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This is for Project Euler problem #371:

My solution was to generate a huge random pool of numbers between 0 and 999 inclusive, repeatedly ask the question 'How many numbers do I need to pull into a holding area before I get a pair that adds to 1000?', and then average the resulting list(to get the expected number of plates).

The problem is that hand-optimizing my program lets me crunch about 10 million samples of the second step(so a total pool of 400 million random numbers are used), but I'm not even getting 2 digits of accuracy behind the decimal(I'm using exact integer arithmetic):

  • 39.6638047
  • 39.6791329

There could be an error in my program otherwise, but I'm not asking you to debug my program. I'm sure there's a better way to do this in principle than brute-forcing it with the Law of Large Numbers, so I wanted to ask:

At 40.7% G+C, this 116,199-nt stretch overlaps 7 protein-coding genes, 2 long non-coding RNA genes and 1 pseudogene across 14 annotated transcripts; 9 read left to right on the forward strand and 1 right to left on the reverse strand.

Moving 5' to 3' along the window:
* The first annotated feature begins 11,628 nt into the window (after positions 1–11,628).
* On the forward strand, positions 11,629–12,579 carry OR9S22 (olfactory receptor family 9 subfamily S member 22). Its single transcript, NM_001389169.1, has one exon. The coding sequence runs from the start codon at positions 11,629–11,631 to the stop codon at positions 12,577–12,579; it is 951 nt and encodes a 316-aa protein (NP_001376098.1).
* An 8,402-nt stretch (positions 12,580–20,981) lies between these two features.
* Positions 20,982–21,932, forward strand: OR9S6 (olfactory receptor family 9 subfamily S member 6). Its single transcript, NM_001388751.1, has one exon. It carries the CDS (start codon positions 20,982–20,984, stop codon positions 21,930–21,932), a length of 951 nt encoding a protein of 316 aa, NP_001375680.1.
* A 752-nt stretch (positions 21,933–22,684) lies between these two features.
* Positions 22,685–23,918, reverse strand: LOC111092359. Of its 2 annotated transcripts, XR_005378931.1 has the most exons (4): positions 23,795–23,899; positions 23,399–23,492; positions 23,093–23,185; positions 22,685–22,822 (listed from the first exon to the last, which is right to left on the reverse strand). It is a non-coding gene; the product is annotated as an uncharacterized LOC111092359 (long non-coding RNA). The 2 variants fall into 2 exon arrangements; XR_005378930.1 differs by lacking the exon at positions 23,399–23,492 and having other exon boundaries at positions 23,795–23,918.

• Should I be expecting more than 2 digits of precision with my approach?

  • If someone handed you a huge number of random samples, how would you efficiently compute their expected value to a high precision?

share|improve this question
For rare events, it is inefficient to simulate from the distribution of reference $F$, because it induces a large variance. Importance sampling is better: pick a distribution $G$ that concentrates more on the event of interest and use the weights $F(X_i)/G(X_i)$ in your average. A good choice of $G$ may reduce the variance to huge extents. – Xi'an Feb 15 '12 at 11:04
For the Monte Carlo method, the digits of precision depend both on the variance of the estimated function and on the number of simulations $N$. It decreases as $1/\sqrt{N}$ but with a constant that depends on the problem. – Xi'an Feb 15 '12 at 11:07

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